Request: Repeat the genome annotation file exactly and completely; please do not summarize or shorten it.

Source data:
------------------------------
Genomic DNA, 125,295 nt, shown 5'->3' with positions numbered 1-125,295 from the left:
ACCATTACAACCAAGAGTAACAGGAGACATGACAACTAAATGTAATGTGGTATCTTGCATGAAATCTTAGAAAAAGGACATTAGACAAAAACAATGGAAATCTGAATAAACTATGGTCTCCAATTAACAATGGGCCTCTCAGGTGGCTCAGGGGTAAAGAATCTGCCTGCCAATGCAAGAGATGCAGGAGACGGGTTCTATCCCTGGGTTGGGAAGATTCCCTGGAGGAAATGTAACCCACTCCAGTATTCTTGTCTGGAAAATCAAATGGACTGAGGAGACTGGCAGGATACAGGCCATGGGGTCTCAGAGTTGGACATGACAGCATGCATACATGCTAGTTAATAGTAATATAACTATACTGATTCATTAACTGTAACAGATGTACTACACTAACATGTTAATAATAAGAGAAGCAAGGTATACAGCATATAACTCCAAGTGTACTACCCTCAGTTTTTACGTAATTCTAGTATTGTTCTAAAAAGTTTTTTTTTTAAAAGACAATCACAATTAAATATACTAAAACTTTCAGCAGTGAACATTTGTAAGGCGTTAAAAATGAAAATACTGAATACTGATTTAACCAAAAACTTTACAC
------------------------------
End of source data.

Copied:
Genomic DNA, 125,295 nt, shown 5'->3' with positions numbered 1-125,295 from the left:
ACCATTACAACCAAGAGTAACAGGAGACATGACAACTAAATGTAATGTGGTATCTTGCATGAAATCTTAGAAAAAGGACATTAGACAAAAACAATGGAAATCTGAATAAACTATGGTCTCCAATTAACAATGGGCCTCTCAGGTGGCTCAGGGGTAAAGAATCTGCCTGCCAATGCAAGAGATGCAGGAGACGGGTTCTATCCCTGGGTTGGGAAGATTCCCTGGAGGAAATGTAACCCACTCCAGTATTCTTGTCTGGAAAATCAAATGGACTGAGGAGACTGGCAGGATACAGGCCATGGGGTCTCAGAGTTGGACATGACAGCATGCATACATGCTAGTTAATAGTAATATAACTATACTGATTCATTAACTGTAACAGATGTACTACACTAACATGTTAATAATAAGAGAAGCAAGGTATACAGCATATAACTCCAAGTGTACTACCCTCAGTTTTTACGTAATTCTAGTATTGTTCTAAAAAGTTTTTTTTTTAAAAGACAATCACAATTAAATATACTAAAACTTTCAGCAGTGAACATTTGTAAGGCGTTAAAAATGAAAATACTGAATACTGATTTAACCAAAAACTTTACAC